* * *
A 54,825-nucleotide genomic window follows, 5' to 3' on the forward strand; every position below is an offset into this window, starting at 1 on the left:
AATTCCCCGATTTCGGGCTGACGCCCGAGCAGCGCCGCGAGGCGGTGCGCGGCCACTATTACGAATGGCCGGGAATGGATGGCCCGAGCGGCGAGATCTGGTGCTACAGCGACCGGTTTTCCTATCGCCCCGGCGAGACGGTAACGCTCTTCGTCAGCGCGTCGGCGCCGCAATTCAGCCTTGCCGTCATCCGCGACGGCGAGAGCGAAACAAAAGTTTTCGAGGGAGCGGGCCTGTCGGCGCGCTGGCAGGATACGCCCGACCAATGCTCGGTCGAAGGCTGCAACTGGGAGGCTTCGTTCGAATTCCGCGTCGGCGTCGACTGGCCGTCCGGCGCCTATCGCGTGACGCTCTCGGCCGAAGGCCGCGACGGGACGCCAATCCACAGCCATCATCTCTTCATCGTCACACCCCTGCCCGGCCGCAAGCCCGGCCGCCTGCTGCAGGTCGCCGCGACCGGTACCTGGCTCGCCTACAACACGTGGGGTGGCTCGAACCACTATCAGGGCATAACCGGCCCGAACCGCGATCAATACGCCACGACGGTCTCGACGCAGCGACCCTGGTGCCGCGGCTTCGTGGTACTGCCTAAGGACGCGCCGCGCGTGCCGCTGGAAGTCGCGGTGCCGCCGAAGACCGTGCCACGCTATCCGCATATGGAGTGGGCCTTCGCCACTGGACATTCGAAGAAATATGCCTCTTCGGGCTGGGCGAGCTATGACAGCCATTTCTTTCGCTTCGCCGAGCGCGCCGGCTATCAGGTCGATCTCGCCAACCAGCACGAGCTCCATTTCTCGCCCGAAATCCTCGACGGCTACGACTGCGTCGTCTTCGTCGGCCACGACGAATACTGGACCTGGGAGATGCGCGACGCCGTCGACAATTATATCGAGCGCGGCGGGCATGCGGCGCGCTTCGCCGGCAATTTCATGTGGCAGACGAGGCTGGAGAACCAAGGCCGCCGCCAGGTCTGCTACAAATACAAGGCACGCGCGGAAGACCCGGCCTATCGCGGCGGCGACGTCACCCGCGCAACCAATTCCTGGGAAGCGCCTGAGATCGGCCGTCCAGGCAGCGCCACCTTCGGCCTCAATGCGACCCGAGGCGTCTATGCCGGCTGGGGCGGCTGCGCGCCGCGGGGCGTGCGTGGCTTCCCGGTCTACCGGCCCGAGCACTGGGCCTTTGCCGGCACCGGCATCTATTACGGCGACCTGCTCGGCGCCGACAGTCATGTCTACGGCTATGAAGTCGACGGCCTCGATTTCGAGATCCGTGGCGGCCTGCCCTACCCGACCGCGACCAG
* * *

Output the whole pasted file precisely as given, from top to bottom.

A 54,825-nucleotide genomic window follows, 5' to 3' on the forward strand; every position below is an offset into this window, starting at 1 on the left:
AATTCCCCGATTTCGGGCTGACGCCCGAGCAGCGCCGCGAGGCGGTGCGCGGCCACTATTACGAATGGCCGGGAATGGATGGCCCGAGCGGCGAGATCTGGTGCTACAGCGACCGGTTTTCCTATCGCCCCGGCGAGACGGTAACGCTCTTCGTCAGCGCGTCGGCGCCGCAATTCAGCCTTGCCGTCATCCGCGACGGCGAGAGCGAAACAAAAGTTTTCGAGGGAGCGGGCCTGTCGGCGCGCTGGCAGGATACGCCCGACCAATGCTCGGTCGAAGGCTGCAACTGGGAGGCTTCGTTCGAATTCCGCGTCGGCGTCGACTGGCCGTCCGGCGCCTATCGCGTGACGCTCTCGGCCGAAGGCCGCGACGGGACGCCAATCCACAGCCATCATCTCTTCATCGTCACACCCCTGCCCGGCCGCAAGCCCGGCCGCCTGCTGCAGGTCGCCGCGACCGGTACCTGGCTCGCCTACAACACGTGGGGTGGCTCGAACCACTATCAGGGCATAACCGGCCCGAACCGCGATCAATACGCCACGACGGTCTCGACGCAGCGACCCTGGTGCCGCGGCTTCGTGGTACTGCCTAAGGACGCGCCGCGCGTGCCGCTGGAAGTCGCGGTGCCGCCGAAGACCGTGCCACGCTATCCGCATATGGAGTGGGCCTTCGCCACTGGACATTCGAAGAAATATGCCTCTTCGGGCTGGGCGAGCTATGACAGCCATTTCTTTCGCTTCGCCGAGCGCGCCGGCTATCAGGTCGATCTCGCCAACCAGCACGAGCTCCATTTCTCGCCCGAAATCCTCGACGGCTACGACTGCGTCGTCTTCGTCGGCCACGACGAATACTGGACCTGGGAGATGCGCGACGCCGTCGACAATTATATCGAGCGCGGCGGGCATGCGGCGCGCTTCGCCGGCAATTTCATGTGGCAGACGAGGCTGGAGAACCAAGGCCGCCGCCAGGTCTGCTACAAATACAAGGCACGCGCGGAAGACCCGGCCTATCGCGGCGGCGACGTCACCCGCGCAACCAATTCCTGGGAAGCGCCTGAGATCGGCCGTCCAGGCAGCGCCACCTTCGGCCTCAATGCGACCCGAGGCGTCTATGCCGGCTGGGGCGGCTGCGCGCCGCGGGGCGTGCGTGGCTTCCCGGTCTACCGGCCCGAGCACTGGGCCTTTGCCGGCACCGGCATCTATTACGGCGACCTGCTCGGCGCCGACAGTCATGTCTACGGCTATGAAGTCGACGGCCTCGATTTCGAGATCCGTGGCGGCCTGCCCTACCCGACCGCGACCAG